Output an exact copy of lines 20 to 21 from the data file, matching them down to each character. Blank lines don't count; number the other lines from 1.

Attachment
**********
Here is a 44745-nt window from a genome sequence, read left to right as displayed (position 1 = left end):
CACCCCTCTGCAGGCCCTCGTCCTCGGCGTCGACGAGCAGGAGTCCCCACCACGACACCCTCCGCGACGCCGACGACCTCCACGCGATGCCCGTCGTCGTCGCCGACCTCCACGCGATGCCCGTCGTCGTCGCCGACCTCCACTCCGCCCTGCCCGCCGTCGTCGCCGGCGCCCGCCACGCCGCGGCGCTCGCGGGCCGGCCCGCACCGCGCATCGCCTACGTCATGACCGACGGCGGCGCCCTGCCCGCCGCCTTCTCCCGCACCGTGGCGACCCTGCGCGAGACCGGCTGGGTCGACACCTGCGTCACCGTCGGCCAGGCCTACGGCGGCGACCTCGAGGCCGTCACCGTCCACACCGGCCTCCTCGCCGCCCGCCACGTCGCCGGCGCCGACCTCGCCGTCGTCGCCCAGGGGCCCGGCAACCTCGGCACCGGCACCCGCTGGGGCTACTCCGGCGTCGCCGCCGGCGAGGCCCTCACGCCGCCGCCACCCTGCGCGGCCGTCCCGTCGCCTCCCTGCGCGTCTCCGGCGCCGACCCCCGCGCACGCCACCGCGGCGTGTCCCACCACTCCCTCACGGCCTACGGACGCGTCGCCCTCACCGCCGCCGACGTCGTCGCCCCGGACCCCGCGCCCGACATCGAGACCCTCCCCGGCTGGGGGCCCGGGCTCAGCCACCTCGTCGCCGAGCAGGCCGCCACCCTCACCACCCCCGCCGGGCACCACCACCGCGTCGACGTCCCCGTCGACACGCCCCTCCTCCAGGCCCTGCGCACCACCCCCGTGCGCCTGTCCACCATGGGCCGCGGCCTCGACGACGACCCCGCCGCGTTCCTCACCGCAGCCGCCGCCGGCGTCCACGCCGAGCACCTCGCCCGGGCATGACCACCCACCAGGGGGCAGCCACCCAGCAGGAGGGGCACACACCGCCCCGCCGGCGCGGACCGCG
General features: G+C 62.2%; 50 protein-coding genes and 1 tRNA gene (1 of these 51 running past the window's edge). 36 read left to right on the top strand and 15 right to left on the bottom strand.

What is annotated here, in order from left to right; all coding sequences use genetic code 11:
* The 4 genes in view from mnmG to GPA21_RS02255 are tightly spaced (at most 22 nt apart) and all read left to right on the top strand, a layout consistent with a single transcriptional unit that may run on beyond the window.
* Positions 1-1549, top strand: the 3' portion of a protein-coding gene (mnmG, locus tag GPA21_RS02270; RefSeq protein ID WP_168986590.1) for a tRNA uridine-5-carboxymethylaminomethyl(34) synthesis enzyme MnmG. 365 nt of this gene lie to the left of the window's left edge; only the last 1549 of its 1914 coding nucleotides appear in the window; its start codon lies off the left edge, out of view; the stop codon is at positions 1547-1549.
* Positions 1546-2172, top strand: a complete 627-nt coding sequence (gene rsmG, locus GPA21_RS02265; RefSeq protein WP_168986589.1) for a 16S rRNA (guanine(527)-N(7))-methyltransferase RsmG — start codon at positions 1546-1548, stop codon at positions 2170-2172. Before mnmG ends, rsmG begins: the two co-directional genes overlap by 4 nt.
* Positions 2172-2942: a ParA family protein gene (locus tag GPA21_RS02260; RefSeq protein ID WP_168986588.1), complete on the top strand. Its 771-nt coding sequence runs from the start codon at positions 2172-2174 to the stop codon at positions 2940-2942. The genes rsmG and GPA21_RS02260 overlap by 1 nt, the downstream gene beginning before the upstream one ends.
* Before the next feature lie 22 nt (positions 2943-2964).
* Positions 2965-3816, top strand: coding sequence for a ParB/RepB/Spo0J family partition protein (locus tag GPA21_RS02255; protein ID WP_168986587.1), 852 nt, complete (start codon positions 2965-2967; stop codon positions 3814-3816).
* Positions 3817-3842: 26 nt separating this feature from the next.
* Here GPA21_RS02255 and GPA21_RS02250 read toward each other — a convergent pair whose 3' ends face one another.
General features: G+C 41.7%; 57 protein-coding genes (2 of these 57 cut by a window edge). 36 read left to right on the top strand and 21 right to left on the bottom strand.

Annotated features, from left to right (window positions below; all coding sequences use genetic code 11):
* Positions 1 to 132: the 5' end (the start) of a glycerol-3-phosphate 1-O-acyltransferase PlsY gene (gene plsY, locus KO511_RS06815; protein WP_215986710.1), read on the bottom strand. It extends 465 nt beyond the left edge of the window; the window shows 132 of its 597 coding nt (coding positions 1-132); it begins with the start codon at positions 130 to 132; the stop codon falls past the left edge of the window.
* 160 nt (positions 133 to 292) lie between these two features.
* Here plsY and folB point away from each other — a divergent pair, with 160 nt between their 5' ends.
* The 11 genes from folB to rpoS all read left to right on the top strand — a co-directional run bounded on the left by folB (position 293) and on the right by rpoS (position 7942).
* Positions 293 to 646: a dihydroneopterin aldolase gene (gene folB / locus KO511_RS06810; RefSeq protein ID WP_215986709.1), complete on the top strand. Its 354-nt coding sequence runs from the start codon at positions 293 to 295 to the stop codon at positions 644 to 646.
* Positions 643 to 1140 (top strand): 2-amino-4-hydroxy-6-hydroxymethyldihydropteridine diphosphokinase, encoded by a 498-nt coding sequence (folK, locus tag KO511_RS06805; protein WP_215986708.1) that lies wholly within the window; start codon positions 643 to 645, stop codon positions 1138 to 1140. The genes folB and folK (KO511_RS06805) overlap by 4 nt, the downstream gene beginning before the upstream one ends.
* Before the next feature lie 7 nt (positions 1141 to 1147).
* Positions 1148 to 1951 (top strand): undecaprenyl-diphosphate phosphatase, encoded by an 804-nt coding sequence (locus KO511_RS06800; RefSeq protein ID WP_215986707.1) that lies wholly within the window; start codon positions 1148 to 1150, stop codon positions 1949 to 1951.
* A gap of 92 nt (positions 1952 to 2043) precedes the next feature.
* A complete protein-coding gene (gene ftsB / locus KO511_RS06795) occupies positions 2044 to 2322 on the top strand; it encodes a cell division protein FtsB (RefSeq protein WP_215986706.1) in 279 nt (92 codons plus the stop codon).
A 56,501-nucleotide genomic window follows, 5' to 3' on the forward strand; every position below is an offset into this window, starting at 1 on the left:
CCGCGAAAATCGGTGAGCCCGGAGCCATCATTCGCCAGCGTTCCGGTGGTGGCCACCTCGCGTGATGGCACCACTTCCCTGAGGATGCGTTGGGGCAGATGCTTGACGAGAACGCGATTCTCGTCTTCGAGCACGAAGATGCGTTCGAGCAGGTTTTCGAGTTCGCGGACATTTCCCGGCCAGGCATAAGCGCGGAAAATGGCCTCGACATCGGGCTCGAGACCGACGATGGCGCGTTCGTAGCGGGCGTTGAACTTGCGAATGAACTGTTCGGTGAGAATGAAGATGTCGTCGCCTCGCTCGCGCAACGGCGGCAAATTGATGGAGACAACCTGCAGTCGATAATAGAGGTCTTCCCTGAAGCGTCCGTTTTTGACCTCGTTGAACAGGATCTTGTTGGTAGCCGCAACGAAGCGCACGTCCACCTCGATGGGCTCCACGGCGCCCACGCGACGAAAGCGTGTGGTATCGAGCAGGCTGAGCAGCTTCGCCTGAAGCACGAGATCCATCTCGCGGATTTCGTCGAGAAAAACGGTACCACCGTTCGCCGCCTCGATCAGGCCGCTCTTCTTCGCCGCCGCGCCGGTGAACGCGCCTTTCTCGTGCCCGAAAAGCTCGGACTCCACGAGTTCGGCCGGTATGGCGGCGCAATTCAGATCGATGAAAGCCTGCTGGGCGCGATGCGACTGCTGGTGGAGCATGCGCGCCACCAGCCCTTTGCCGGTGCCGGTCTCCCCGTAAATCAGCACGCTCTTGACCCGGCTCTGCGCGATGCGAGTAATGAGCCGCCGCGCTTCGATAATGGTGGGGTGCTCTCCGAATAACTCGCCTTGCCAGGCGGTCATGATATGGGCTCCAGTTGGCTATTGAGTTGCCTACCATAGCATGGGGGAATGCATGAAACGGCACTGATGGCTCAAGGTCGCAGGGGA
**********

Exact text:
* Positions 643 to 1140 (top strand): 2-amino-4-hydroxy-6-hydroxymethyldihydropteridine diphosphokinase, encoded by a 498-nt coding sequence (folK, locus tag KO511_RS06805; protein WP_215986708.1) that lies wholly within the window; start codon positions 643 to 645, stop codon positions 1138 to 1140. The genes folB and folK (KO511_RS06805) overlap by 4 nt, the downstream gene beginning before the upstream one ends.
* Before the next feature lie 7 nt (positions 1141 to 1147).